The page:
When Pakistani singer Adnan Sami was granted Indian citizenship earlier this year, it was a little victory for all Indians here in Dubai.
They welcomed the talented singer and musician with open arms. Sami’s decision, according to them, perhaps meant India was a better place to live.
As I watched the news on TV and read comments on the Internet, I found out that every year a handful of Indians and Pakistanis apply to change their citizenship. Barely a few applications are approved. While I understood why Pakistani’s wanted to settle in India, I failed to comprehend the logic any Indian would have to give up his blue passport for a green one.
Until I met Nasweef. This is his story, in his own words.
I was born in Dubai to an Indian father and a Pakistani mother. My father was born and brought up in Mumbai in a conservative Muslim family. There was always enough to fulfil necessities, but never enough to quench desires.
My mother was born and brought up in Dubai. Her father was a rich Karachi businessman who manufactured oil refinery components. There was plenty of money. At a time when most Asians were living in cramped quarters with barely enough space to stretch their legs, my grandfather was living in a six-bedroom villa with three servants.
They met — as they would often tell me — by destiny.
My father had found work in my grandfather’s factory when he landed in Dubai to try his luck. He worked there for over 12 years and rose up the ranks. My grandfather liked him, but always kept him at an arm’s distance. He was from an ‘enemy state’, after all.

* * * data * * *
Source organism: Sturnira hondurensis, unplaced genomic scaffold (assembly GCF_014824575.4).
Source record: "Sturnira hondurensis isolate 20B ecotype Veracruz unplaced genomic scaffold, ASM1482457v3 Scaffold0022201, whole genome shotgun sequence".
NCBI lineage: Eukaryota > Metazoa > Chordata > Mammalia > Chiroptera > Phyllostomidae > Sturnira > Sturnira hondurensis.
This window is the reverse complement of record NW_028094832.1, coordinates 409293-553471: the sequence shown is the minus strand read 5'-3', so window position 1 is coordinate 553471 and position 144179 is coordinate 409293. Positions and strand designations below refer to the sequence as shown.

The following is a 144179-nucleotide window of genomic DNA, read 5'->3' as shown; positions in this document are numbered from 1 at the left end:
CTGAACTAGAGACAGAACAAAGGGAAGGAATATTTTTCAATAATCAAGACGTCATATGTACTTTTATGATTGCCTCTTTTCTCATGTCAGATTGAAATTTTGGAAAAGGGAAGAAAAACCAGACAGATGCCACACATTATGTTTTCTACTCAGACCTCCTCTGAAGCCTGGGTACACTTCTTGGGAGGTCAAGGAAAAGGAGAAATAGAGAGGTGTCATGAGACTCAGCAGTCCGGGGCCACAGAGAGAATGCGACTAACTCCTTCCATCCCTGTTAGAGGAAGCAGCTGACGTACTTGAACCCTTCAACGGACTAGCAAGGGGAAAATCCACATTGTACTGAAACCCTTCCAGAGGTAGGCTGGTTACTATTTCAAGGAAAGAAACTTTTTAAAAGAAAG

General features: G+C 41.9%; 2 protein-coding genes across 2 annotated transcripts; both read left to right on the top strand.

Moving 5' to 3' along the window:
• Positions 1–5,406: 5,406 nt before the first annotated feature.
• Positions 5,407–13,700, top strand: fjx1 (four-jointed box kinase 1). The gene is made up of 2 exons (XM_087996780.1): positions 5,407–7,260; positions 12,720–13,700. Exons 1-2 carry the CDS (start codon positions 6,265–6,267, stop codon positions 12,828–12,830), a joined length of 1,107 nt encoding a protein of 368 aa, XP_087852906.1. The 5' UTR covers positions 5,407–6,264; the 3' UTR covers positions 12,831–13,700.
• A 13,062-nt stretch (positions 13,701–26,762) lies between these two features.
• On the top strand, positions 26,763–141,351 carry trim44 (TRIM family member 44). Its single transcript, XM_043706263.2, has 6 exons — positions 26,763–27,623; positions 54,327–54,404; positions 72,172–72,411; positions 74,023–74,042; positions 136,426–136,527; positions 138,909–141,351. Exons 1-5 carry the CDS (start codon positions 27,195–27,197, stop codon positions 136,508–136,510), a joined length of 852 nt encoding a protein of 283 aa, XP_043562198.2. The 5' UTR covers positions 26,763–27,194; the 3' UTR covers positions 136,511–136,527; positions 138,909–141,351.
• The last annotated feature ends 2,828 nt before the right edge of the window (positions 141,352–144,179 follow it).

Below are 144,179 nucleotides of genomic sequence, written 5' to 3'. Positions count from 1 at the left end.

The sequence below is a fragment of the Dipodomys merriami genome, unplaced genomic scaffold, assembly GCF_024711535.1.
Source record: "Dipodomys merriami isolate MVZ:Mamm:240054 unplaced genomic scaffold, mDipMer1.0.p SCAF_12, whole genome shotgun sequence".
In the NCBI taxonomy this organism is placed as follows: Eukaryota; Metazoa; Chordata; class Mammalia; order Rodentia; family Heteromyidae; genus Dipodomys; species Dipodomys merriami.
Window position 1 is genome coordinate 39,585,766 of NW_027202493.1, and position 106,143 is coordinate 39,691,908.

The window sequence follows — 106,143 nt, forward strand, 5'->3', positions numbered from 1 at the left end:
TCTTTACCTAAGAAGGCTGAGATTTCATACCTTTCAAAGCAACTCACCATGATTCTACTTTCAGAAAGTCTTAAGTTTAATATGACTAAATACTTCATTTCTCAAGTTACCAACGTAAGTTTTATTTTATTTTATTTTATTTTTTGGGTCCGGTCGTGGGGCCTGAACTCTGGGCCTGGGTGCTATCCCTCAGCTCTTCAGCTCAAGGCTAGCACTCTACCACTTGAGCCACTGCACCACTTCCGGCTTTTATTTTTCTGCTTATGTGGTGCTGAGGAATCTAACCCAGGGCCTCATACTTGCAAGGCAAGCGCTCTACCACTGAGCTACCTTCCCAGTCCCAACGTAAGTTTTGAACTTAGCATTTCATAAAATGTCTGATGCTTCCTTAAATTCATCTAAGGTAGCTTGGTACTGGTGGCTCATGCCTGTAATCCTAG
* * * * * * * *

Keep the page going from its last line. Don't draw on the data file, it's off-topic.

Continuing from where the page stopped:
With years, my father’s proximity to my mother’s family grew, and my grandmother became fond of him, despite my grandfather’s clear displeasure. Barely three months after knowing my mother, my father proposed to her. He was sacked from the company the next morning and was given a week to leave the country. Yes, my grandfather had that kind of clout. So, my father flew back to Mumbai.
Meanwhile, my mother became a recluse. She hardly went out, and barely spoke to anyone. She would spend hours on phone in the bedroom.
Now, anyone remotely familiar with UAE laws would know that all non-Emiratis living in the UAE need to get their residence visa renewed every two years. When the time came, my grandfather took my mother’s passport to the immigration desk for renewal. That’s when the immigration officer told him he was no longer my mother’s sponsor. My grandfather obviously thought this was a mistake. All unemployed and unmarried women are sponsored by their fathers. Married women cannot be sponsored by their fathers, and must be sponsored by their husbands.
“Who is my daughter’s sponsor?”, my grandfather angrily demanded.
“Safwan Mohammed,” the immigration officer coolly replied.
That was the day my grandfather had sacked my father.
Doing his best to retain his composure, my grandfather asked for a copy of the marriage certificate submitted to change the visa. Without looking at it, he squeezed it into a ball and threw it in his bag.
That evening before he went home, he asked one of his servants to pack all his daughter’s belongings and keep them on the porch. By the time he reached home, she was gone. No one knew where.
After searching for over four months, everyone believed she had gone to Pakistan.
But she hadn’t.
My father had returned from Mumbai and shifted into a small studio apartment on the outskirts of Dubai with my mother. They were face to face with a problem they hadn’t thought of before. While my mother was married to an Indian, she remained a Pakistani. This meant she could only get visit visas to India, not a permanent one.